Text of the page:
how to wrap your pregnant belly with a ring sling for extra support

 
Want to learn more about ring slings? Check out the posts below:
 
 

Soft Structured Carriers (SSC’s):

SSC’s (soft structured carriers) are pieces of fabric sewn into a structured carrier with buckles on them, typically. There are several different types, and several different sizes. They can be used for inward facing front carries, regular front carries, and inward facing back carries.
 
SSC’s are great for front carries from birth if you have the right carrier (I love my Baby Tula Free to Grow carrier), and can be used typically from around 7 pounds to 45 pounds. There are several different types of Tula baby carriers though, so if you want to learn more
 
SSC’s are awesome for toddlers too because they make big sizes that fit comfortable for both the wearee and wearer.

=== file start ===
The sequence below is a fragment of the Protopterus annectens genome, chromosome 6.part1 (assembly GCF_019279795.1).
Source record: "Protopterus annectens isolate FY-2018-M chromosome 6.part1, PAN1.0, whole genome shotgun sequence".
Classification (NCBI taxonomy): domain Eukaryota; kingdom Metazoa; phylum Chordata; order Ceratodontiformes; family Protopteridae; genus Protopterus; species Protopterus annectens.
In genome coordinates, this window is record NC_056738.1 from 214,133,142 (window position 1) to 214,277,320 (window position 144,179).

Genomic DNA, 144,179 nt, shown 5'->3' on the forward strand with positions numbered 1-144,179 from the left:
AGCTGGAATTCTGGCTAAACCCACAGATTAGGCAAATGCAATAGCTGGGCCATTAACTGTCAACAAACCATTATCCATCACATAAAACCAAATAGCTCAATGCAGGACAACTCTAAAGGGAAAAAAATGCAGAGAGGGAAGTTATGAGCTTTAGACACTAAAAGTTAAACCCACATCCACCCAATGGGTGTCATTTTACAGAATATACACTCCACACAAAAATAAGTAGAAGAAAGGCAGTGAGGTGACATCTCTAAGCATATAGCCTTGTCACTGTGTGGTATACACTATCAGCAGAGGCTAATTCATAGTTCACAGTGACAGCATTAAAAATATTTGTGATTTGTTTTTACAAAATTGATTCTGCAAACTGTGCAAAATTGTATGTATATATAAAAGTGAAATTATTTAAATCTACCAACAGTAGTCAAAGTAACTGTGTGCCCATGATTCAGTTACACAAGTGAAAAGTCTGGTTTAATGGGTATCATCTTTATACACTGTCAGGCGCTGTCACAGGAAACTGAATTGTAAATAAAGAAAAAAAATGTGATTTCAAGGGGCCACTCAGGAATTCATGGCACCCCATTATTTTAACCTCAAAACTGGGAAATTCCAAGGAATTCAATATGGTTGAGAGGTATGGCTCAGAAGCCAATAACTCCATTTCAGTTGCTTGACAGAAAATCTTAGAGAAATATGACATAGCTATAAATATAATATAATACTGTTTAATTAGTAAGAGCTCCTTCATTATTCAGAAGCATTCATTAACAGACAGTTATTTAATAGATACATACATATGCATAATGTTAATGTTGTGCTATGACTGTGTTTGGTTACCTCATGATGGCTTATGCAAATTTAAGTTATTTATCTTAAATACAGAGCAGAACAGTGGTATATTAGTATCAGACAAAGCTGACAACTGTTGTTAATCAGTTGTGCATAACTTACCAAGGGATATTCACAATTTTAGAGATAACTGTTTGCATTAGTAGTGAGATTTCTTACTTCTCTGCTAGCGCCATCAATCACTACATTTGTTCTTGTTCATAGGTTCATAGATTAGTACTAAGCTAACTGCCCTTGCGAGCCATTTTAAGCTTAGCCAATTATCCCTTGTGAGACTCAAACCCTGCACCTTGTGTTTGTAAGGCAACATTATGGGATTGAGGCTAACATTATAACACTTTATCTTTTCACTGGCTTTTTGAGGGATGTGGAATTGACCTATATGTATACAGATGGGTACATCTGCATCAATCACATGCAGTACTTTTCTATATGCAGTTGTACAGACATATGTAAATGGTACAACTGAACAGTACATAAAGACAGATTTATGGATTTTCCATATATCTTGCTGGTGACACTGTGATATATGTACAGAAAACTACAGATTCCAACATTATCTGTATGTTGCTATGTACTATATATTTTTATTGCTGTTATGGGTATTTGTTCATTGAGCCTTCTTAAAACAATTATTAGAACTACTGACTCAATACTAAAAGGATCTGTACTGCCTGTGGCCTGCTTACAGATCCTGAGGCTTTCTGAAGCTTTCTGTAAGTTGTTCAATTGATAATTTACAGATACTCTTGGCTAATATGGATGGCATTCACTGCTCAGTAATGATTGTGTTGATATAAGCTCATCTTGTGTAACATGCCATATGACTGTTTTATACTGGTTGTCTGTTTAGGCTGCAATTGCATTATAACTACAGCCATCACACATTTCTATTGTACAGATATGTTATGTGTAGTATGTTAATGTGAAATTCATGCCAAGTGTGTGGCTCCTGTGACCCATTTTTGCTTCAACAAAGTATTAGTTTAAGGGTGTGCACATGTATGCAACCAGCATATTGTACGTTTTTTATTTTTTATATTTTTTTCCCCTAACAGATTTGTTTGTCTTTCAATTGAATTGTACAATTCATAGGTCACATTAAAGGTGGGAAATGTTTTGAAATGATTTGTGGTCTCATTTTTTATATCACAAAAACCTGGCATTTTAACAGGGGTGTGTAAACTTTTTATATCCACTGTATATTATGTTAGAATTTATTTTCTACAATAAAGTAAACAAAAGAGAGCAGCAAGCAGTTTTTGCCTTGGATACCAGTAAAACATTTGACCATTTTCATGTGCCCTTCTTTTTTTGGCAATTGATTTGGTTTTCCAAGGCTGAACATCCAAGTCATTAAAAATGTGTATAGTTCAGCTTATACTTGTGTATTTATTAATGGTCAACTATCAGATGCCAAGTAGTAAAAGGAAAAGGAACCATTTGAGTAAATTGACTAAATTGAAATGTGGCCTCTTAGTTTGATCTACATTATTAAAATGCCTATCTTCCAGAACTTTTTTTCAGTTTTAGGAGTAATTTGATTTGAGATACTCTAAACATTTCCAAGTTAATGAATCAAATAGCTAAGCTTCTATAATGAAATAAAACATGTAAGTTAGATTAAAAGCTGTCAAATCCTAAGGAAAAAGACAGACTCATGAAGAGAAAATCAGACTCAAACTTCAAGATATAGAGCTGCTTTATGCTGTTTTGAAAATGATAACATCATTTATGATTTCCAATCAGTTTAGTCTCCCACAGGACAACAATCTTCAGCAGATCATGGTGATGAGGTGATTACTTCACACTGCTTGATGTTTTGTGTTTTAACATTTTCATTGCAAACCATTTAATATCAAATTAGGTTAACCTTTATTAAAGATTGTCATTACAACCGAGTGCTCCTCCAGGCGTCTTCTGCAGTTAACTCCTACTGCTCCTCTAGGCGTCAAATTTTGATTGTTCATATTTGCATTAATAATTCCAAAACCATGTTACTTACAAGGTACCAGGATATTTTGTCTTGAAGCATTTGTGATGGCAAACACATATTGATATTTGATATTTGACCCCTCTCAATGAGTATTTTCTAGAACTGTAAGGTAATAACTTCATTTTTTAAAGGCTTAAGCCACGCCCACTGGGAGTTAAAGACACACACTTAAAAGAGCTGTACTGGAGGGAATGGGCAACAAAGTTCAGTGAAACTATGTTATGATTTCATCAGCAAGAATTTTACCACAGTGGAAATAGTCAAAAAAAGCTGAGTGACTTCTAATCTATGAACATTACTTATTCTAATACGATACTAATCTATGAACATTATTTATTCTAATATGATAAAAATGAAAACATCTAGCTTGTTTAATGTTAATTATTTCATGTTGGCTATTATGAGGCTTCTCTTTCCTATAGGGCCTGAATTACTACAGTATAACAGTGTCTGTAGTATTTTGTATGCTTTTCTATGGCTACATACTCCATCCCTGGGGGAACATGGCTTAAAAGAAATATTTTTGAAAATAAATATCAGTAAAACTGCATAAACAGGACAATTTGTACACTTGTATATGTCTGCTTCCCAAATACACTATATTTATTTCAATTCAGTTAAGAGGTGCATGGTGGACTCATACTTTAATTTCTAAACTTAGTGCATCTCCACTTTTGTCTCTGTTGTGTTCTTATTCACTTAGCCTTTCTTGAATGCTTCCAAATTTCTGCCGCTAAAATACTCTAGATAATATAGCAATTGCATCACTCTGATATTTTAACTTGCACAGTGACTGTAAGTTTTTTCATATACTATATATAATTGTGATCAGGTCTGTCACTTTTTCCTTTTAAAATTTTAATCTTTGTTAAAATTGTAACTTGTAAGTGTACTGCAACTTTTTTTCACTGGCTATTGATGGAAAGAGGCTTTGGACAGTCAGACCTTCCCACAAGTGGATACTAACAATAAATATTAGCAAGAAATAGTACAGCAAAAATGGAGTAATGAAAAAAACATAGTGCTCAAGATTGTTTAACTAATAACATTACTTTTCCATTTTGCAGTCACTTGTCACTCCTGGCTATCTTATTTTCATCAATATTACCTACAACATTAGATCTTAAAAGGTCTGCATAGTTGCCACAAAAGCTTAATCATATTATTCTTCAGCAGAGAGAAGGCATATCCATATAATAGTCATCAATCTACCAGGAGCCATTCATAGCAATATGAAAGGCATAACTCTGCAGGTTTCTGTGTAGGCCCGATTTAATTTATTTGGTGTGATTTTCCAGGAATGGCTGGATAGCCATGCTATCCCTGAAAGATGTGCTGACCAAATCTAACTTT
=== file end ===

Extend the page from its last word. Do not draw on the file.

Visit the posts I linked below titled “beginner’s guide to soft structured carriers” for more info on the types of carriers (half buckle, free to grow, onbuhimo), to learn what my favorite SSC brands are, and more!

 

Accessories | Suck Pads and Reach Straps:

‘Suck pads’ are a type of accessory for any SSC. They protect the sides of the carrier from being damaged from a slobbery/teething babe. Gracie looooves chewing on the sides of her carriers!
 
‘Reach straps’ are there to help you reach the hood and snap it on when baby is sleeping. Tula SSC’s didn’t used to come with reach straps, but they do now! Many wearers used to get fancy bows or cute hearts and feathers. One of my favorite accessory shops is Just Wee Three.
 

 

Shop baby carriers:

 
 
 
 
 

FAQ’S

What are your favorite baby carrier brands?

Baby Tula is my favorite. (SSC’s, ring slings, lots of adorable matching accessories)

Wildbird Slings (ring slings)

Sakura Bloom (slings, Scout)

Pretty much any handwoven wrap

WANT TO KNOW WHERE TO GET A CARRIER? Click here!

 

What are the best carriers for hot weather?